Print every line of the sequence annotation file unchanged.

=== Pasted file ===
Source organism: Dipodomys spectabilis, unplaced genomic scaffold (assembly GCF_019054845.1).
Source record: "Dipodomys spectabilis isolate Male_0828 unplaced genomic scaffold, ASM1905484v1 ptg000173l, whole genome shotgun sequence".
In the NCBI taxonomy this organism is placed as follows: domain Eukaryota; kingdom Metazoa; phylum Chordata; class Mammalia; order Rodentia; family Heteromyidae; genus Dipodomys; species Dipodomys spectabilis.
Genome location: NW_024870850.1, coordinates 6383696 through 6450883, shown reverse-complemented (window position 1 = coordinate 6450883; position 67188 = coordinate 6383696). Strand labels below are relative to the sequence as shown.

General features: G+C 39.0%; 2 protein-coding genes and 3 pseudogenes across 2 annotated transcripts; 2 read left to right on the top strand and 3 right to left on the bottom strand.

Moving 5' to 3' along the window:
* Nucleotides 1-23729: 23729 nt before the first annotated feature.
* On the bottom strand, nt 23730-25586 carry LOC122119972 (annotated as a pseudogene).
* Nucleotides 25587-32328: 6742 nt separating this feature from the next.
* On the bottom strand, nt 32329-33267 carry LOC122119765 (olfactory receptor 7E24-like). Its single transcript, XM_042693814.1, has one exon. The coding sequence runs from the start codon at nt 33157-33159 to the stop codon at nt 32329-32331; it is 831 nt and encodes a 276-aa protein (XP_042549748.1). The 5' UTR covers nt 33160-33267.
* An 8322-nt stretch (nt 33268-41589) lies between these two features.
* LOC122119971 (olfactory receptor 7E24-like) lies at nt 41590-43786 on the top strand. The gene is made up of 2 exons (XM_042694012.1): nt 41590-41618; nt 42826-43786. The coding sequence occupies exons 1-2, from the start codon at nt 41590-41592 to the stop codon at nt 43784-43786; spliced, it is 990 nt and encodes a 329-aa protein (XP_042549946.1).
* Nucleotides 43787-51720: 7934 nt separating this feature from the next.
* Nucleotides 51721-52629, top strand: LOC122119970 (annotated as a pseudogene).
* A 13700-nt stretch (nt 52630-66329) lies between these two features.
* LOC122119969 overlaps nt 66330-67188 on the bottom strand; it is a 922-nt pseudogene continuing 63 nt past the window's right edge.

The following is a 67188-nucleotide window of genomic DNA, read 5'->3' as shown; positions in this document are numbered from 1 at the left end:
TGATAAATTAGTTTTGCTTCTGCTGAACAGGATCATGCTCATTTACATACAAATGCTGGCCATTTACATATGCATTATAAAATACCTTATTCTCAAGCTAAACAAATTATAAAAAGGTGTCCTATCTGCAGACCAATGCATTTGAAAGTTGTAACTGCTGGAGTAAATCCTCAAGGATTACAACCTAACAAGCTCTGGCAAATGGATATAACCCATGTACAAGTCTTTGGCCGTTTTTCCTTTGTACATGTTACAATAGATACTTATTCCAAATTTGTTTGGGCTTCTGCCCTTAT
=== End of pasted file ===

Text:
Source organism: Dipodomys spectabilis, unplaced genomic scaffold (assembly GCF_019054845.1).
Source record: "Dipodomys spectabilis isolate Male_0828 unplaced genomic scaffold, ASM1905484v1 ptg000173l, whole genome shotgun sequence".
In the NCBI taxonomy this organism is placed as follows: domain Eukaryota; kingdom Metazoa; phylum Chordata; class Mammalia; order Rodentia; family Heteromyidae; genus Dipodomys; species Dipodomys spectabilis.
Genome location: NW_024870850.1, coordinates 6383696 through 6450883, shown reverse-complemented (window position 1 = coordinate 6450883; position 67188 = coordinate 6383696). Strand labels below are relative to the sequence as shown.

General features: G+C 39.0%; 2 protein-coding genes and 3 pseudogenes across 2 annotated transcripts; 2 read left to right on the top strand and 3 right to left on the bottom strand.

Moving 5' to 3' along the window:
* Nucleotides 1-23729: 23729 nt before the first annotated feature.
* On the bottom strand, nt 23730-25586 carry LOC122119972 (annotated as a pseudogene).
* Nucleotides 25587-32328: 6742 nt separating this feature from the next.
* On the bottom strand, nt 32329-33267 carry LOC122119765 (olfactory receptor 7E24-like). Its single transcript, XM_042693814.1, has one exon. The coding sequence runs from the start codon at nt 33157-33159 to the stop codon at nt 32329-32331; it is 831 nt and encodes a 276-aa protein (XP_042549748.1). The 5' UTR covers nt 33160-33267.
* An 8322-nt stretch (nt 33268-41589) lies between these two features.
* LOC122119971 (olfactory receptor 7E24-like) lies at nt 41590-43786 on the top strand. The gene is made up of 2 exons (XM_042694012.1): nt 41590-41618; nt 42826-43786. The coding sequence occupies exons 1-2, from the start codon at nt 41590-41592 to the stop codon at nt 43784-43786; spliced, it is 990 nt and encodes a 329-aa protein (XP_042549946.1).
* Nucleotides 43787-51720: 7934 nt separating this feature from the next.
* Nucleotides 51721-52629, top strand: LOC122119970 (annotated as a pseudogene).
* A 13700-nt stretch (nt 52630-66329) lies between these two features.
* LOC122119969 overlaps nt 66330-67188 on the bottom strand; it is a 922-nt pseudogene continuing 63 nt past the window's right edge.

The following is a 67188-nucleotide window of genomic DNA, read 5'->3' as shown; positions in this document are numbered from 1 at the left end:
TGATAAATTAGTTTTGCTTCTGCTGAACAGGATCATGCTCATTTACATACAAATGCTGGCCATTTACATATGCATTATAAAATACCTTATTCTCAAGCTAAACAAATTATAAAAAGGTGTCCTATCTGCAGACCAATGCATTTGAAAGTTGTAACTGCTGGAGTAAATCCTCAAGGATTACAACCTAACAAGCTCTGGCAAATGGATATAACCCATGTACAAGTCTTTGGCCGTTTTTCCTTTGTACATGTTACAATAGATACTTATTCCAAATTTGTTTGGGCTTCTGCCCTTAT